Explorations in Mixology Cocktails Drinking

Pendennis Club

Pendennis Club DetailHere’s a simple little cocktail that takes a bunch of ingredients we’ve described before and combines them into an unexpected party of flavors. Pooling dry gin with lime, liqueur and bitters isn’t new. We have seen this formula before with the Pegu Club cocktail, but the Pendennis is different. It’s—dare we say it—better? more interesting. To be fair, we can’t count how many times we’ve said that one recipe or another was our favorite. Ask us our favorite cocktail and we will probably ask you what base spirit you had in mind. So let’s give credit where credit is due and call this a Pegu Club variant, but one you really must try.

And like the Pegu Club which was named for the historic English gentleman’s club in Burma, this one references a similar establishment located in Louisville, Kentucky. The Pendennis was established in 1881 and is often cited as the birthplace of the Old Fashioned cocktail. It’s a social club with a long history that is still going strong today. The current clubhouse opened in 1928 boasting hand-crafted architectural details designed to reproduce elements of famous rooms throughout the world. From the black and white Belgian marble entrance to the walnut-clad library and the well-known third floor Georgian ballroom with it’s oak floor and crystal chandeliers, the Pendennis is a remarkable structure and one of the finest examples historic architecture in the country. At over 58,000 finished square feet, there is plenty of room for billiards, bars, and a barber shop. Athletic facilities, dining and numerous other rooms show off huge murals, block-printed wallpaper and countless luxurious details throughout. Today, the Pendennis is host to a popular Post-Kentucky Derby party visited by celebrities as well as the Louisville social crowd.

Pendennis ClubPendennis Club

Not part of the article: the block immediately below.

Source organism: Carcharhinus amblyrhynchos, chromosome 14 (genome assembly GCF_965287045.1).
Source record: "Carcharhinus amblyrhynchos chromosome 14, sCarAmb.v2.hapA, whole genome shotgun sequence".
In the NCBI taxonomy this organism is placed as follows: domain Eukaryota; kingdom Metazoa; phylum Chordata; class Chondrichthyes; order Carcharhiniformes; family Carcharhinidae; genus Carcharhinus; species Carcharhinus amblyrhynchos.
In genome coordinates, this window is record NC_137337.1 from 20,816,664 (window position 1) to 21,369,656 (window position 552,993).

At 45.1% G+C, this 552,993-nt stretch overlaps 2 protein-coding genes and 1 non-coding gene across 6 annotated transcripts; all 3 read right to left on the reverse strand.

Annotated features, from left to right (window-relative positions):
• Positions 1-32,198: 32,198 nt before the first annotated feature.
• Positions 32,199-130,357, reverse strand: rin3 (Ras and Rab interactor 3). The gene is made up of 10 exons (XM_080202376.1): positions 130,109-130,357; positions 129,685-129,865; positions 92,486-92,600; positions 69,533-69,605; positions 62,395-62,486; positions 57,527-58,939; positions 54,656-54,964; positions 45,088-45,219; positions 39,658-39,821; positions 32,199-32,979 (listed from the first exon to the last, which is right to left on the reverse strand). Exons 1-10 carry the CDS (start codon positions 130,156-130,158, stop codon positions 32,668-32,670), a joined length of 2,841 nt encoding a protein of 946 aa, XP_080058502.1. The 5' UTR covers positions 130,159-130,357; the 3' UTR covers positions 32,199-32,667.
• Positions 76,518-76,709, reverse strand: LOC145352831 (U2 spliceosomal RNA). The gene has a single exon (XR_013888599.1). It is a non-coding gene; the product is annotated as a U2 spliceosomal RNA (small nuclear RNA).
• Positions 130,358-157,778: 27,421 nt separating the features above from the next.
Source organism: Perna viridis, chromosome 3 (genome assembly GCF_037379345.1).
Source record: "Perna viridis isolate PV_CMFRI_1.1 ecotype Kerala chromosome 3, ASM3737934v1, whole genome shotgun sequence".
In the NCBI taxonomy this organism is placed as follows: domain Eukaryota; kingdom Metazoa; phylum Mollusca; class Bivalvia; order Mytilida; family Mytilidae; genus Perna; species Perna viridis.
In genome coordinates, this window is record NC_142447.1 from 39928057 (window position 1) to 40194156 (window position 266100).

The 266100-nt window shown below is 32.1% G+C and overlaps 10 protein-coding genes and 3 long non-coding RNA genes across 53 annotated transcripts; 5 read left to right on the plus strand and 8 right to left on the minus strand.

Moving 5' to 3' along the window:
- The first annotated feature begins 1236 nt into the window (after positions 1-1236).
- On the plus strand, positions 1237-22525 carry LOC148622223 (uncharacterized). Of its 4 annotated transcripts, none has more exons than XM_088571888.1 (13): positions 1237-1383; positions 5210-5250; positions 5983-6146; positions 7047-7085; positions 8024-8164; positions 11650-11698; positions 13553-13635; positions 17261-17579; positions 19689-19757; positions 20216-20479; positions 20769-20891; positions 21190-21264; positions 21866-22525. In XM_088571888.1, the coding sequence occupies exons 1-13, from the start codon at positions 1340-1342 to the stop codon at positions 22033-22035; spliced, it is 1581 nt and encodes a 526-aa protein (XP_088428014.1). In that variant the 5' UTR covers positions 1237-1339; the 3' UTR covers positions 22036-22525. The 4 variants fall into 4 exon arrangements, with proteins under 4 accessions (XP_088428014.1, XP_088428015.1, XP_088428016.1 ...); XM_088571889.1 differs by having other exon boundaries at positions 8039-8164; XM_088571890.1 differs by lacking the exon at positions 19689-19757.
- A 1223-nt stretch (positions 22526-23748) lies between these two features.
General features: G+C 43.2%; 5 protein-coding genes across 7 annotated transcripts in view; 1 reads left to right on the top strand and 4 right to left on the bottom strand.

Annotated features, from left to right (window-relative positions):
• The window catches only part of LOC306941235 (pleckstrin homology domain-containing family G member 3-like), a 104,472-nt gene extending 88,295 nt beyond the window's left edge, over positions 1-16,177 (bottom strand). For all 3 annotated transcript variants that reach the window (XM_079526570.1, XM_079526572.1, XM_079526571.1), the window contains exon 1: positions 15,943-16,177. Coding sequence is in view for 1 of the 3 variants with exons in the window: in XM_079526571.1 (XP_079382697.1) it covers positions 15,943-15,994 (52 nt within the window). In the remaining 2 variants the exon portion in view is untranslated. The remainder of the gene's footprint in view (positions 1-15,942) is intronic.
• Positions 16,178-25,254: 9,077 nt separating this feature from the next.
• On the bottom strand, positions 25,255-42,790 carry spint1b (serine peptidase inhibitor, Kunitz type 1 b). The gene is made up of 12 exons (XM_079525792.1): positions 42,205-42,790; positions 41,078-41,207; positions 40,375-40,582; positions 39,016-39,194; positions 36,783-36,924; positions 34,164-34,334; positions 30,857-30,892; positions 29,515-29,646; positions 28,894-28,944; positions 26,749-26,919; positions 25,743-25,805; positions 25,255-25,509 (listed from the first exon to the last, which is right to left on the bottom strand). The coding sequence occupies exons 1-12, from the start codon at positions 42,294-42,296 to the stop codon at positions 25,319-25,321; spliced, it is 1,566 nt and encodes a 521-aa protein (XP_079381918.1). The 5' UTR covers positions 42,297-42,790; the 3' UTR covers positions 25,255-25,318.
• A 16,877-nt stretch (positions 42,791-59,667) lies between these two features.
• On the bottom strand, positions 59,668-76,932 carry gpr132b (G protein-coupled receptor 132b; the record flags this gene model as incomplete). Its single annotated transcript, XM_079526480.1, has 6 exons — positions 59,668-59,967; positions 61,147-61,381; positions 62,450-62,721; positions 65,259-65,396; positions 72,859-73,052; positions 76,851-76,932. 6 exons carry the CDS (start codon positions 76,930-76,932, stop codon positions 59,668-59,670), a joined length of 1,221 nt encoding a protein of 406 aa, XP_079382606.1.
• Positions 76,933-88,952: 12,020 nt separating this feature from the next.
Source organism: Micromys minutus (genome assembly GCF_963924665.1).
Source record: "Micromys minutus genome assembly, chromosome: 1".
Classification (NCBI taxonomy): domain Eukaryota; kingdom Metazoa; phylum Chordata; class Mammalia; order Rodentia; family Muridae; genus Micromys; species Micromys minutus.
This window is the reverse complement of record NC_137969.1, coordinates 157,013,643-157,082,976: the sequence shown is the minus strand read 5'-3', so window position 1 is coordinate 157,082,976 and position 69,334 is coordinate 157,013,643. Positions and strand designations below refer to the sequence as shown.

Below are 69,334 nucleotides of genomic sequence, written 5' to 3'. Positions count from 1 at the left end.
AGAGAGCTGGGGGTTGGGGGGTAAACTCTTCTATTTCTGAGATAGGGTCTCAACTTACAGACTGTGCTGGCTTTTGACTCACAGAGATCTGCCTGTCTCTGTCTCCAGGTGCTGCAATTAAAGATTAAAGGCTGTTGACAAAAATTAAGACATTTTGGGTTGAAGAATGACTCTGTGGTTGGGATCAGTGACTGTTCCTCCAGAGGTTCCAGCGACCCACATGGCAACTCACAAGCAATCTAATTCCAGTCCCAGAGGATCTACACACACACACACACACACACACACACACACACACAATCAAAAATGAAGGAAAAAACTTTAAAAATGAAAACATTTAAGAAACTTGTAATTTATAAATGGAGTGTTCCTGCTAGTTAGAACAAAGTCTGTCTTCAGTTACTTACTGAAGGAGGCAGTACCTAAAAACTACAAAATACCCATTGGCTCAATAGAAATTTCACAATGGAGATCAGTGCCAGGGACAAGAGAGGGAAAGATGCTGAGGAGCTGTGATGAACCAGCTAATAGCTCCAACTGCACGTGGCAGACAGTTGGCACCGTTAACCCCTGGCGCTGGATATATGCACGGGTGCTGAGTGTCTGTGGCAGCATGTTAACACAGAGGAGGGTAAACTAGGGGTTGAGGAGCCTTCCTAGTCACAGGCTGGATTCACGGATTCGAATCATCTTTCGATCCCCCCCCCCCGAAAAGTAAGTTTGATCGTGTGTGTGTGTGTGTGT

1.5 oz gin
.5 oz lime juice
.33 oz apricot brandy
1 bar spoon Peychaud’s bitters
.5 bar spoon simple syrup

Shake all ingredients with ice and fine strain into a chilled cocktail glass. Garnish with a lime wheel or wedge.

Any time a recipe calls for apricot brandy there is the possibility for misunderstanding. Depending on your interpretation, this product can be two different things. Apricot brandy can refer to a sweet apricot liqueur (brandy-based or not) or it can mean a dry apricot eau de vie. The eau de vie would be a true brandy—an apricot-wine distillate. Think of sweet apricot juice or pulp (with the stones) completely fermented until dry to make a wine which is then distilled to create an intense, apricot-flavored spirit that contains no sugar. Such a product wouldn’t be able to balance the lime juice in this drink which might explain why we see a half bar spoon of simple syrup. However, that’s not really enough sugar. You could add more if we were talking apricot eau de vie, but with apricot liqueur we will have enough sweet to quell the sour lime. As always, you should adjust the balance to taste, but we can safely assume we’re dealing with the liqueur. We used Rothman & Winter’s Orchard Apricot, for better or worse, and the drink was delicious.

Apricot aside, another major difference that sets this recipe apart from the Pegu Club is the full bar spoon of Peychaud’s bitters instead of Angostura. Adding this much of it makes the bitters a prominent flavor similar to how we used bitters the Rural Juror. In fact, this cocktail is very similar to the Rural Juror except it uses lime juice in place of lemon. Peychaud’s floral and anise intensity wrestles for the spotlight. Lime and gin aren’t likely to give up their starring roles, but we also have that apricot to think about. That’s the beauty of this cocktail. Between the fruity apricot’s subtle almond-like underpinnings and all of the other botanical elements, we have a deceptively complex drink that can be made without too much trouble at all. What’s more, it goes down pretty easy too.

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11 years ago

There are so many bitters out there ! Which bitters are essetial to have, or which ones should you start out with ? I have Angistura, Angostura Orange, and Creole Bitters from Bitter Truth which I was told was a good option to Peychaud’s and so far, even if my cocktail making experiences are pretty juvenile I must say I have managed quite fine up till now, and what would you use dandelion and burdock bitters for ? Which of the following would you consider especially useful? The Bitter Truth Bitters: Pech bitters Lemon bitters Celery bitters Grapefruit bitters Creole… Read more »

Randy Hanson
Randy Hanson
Reply to  Paul
11 years ago

Paul, you’ll have to search about Dandelion and Burdock. I don’t own any, but I am definitely interested. I will tell you this much, I am a sucker for bitters. I don’t have everything, but I have a good many and still I come across recipes I’d like to try that call for something I don’t own. I transfer them into smaller dropper bottles to save space, storing the bigger bottles elsewhere. That said, If I were starting out, Ango is a must, followed by Orange, then Peychaud’s for sure. If you don’t have Peychaud’s then you aren’t drinking Sazeracs… Read more »